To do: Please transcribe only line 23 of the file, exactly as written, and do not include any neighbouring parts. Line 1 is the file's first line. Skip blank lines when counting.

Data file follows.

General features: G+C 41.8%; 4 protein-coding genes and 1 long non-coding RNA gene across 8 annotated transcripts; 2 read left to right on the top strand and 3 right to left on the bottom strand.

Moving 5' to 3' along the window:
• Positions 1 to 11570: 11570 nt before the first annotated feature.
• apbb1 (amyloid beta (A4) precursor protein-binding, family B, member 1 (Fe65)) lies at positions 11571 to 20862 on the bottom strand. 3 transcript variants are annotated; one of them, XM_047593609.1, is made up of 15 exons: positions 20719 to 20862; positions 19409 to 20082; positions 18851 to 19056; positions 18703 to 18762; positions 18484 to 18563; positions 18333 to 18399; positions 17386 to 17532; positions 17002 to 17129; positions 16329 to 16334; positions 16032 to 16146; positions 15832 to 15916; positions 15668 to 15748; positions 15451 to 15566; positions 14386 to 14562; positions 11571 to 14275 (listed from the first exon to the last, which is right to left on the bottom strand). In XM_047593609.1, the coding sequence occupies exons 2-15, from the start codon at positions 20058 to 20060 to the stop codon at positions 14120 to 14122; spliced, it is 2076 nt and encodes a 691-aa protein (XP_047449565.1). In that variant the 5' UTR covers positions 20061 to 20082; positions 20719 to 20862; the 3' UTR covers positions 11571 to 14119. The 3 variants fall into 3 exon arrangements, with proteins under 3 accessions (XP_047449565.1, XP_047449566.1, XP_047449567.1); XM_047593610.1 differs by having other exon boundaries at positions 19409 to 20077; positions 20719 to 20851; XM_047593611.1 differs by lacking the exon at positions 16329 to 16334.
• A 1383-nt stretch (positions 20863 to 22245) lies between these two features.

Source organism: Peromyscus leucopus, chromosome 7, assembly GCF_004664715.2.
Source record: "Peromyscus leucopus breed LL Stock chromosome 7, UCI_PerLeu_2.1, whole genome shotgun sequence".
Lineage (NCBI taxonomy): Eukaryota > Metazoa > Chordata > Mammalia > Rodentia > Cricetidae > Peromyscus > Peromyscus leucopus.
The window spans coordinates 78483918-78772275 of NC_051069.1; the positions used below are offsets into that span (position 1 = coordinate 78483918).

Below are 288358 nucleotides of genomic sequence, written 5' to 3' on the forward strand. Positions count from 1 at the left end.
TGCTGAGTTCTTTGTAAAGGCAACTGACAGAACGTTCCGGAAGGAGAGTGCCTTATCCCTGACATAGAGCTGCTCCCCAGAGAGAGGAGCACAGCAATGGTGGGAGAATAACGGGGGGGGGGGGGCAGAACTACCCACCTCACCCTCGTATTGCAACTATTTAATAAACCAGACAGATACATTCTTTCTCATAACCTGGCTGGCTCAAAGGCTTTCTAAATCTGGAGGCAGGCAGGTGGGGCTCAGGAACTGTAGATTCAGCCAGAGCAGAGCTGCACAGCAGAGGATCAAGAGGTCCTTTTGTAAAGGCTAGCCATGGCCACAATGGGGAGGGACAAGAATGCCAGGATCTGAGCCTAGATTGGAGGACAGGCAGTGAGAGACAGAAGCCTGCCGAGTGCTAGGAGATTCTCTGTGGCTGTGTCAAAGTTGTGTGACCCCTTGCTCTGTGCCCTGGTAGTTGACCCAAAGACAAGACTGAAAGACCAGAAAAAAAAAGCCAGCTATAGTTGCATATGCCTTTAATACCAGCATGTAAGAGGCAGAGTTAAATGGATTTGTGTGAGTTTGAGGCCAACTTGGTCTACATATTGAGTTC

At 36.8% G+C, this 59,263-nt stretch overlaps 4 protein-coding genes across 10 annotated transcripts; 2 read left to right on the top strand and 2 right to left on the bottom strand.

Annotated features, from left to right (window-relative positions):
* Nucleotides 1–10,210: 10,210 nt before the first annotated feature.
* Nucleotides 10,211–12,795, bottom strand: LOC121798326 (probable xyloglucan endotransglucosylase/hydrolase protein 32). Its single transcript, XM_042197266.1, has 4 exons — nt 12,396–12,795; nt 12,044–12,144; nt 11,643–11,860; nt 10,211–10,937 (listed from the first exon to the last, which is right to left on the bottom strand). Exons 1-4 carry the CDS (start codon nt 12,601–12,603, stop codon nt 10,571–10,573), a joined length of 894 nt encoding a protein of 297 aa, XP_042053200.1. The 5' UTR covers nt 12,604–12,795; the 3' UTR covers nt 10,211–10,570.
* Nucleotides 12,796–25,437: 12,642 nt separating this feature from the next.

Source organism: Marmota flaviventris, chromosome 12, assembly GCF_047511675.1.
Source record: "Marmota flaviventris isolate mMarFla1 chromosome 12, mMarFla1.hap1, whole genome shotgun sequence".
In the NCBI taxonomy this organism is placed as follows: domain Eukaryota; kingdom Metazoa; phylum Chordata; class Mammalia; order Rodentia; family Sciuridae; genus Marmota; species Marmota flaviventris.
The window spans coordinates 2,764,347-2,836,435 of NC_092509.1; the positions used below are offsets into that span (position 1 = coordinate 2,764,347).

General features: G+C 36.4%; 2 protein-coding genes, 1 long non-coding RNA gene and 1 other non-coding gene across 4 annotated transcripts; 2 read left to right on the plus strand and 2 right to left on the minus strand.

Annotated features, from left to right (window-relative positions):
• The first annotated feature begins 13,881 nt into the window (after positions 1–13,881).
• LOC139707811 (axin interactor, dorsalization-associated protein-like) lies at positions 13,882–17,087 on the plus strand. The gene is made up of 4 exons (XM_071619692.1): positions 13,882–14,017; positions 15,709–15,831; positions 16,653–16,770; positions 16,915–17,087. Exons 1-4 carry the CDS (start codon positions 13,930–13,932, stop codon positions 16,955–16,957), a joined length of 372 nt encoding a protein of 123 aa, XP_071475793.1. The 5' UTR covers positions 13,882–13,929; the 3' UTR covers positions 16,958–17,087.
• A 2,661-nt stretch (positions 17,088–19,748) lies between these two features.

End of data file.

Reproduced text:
• The first annotated feature begins 13,881 nt into the window (after positions 1–13,881).